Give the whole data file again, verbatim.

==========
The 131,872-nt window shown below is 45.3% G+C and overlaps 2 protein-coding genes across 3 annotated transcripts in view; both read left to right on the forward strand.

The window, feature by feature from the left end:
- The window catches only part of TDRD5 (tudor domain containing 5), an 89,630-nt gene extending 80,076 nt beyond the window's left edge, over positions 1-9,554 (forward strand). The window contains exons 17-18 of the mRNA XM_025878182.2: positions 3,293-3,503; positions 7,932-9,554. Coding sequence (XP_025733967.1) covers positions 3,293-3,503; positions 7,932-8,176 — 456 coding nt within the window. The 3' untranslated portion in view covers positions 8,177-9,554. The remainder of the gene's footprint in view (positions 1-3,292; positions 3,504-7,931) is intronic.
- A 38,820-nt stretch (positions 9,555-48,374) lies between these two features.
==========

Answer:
The 131,872-nt window shown below is 45.3% G+C and overlaps 2 protein-coding genes across 3 annotated transcripts in view; both read left to right on the forward strand.

The window, feature by feature from the left end:
- The window catches only part of TDRD5 (tudor domain containing 5), an 89,630-nt gene extending 80,076 nt beyond the window's left edge, over positions 1-9,554 (forward strand). The window contains exons 17-18 of the mRNA XM_025878182.2: positions 3,293-3,503; positions 7,932-9,554. Coding sequence (XP_025733967.1) covers positions 3,293-3,503; positions 7,932-8,176 — 456 coding nt within the window. The 3' untranslated portion in view covers positions 8,177-9,554. The remainder of the gene's footprint in view (positions 1-3,292; positions 3,504-7,931) is intronic.
- A 38,820-nt stretch (positions 9,555-48,374) lies between these two features.